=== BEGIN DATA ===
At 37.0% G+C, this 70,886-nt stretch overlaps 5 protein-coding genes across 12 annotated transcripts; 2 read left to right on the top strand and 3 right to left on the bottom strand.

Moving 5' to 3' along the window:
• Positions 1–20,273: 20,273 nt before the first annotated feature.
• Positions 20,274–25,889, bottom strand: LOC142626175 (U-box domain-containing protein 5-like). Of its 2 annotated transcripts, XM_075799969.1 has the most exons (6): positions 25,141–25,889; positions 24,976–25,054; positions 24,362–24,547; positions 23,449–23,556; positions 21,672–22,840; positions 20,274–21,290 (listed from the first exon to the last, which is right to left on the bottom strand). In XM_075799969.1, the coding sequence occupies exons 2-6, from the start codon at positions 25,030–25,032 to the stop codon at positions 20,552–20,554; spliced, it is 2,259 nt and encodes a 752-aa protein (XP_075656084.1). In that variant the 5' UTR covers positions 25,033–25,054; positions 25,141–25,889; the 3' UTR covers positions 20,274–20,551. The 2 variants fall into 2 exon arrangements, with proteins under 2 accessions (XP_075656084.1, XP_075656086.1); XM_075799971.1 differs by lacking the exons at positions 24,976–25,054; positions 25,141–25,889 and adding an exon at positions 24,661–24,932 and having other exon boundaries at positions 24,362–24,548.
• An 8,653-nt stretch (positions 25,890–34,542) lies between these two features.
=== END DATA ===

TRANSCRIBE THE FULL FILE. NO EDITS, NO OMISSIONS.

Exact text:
At 37.0% G+C, this 70,886-nt stretch overlaps 5 protein-coding genes across 12 annotated transcripts; 2 read left to right on the top strand and 3 right to left on the bottom strand.

Moving 5' to 3' along the window:
• Positions 1–20,273: 20,273 nt before the first annotated feature.
• Positions 20,274–25,889, bottom strand: LOC142626175 (U-box domain-containing protein 5-like). Of its 2 annotated transcripts, XM_075799969.1 has the most exons (6): positions 25,141–25,889; positions 24,976–25,054; positions 24,362–24,547; positions 23,449–23,556; positions 21,672–22,840; positions 20,274–21,290 (listed from the first exon to the last, which is right to left on the bottom strand). In XM_075799969.1, the coding sequence occupies exons 2-6, from the start codon at positions 25,030–25,032 to the stop codon at positions 20,552–20,554; spliced, it is 2,259 nt and encodes a 752-aa protein (XP_075656084.1). In that variant the 5' UTR covers positions 25,033–25,054; positions 25,141–25,889; the 3' UTR covers positions 20,274–20,551. The 2 variants fall into 2 exon arrangements, with proteins under 2 accessions (XP_075656084.1, XP_075656086.1); XM_075799971.1 differs by lacking the exons at positions 24,976–25,054; positions 25,141–25,889 and adding an exon at positions 24,661–24,932 and having other exon boundaries at positions 24,362–24,548.
• An 8,653-nt stretch (positions 25,890–34,542) lies between these two features.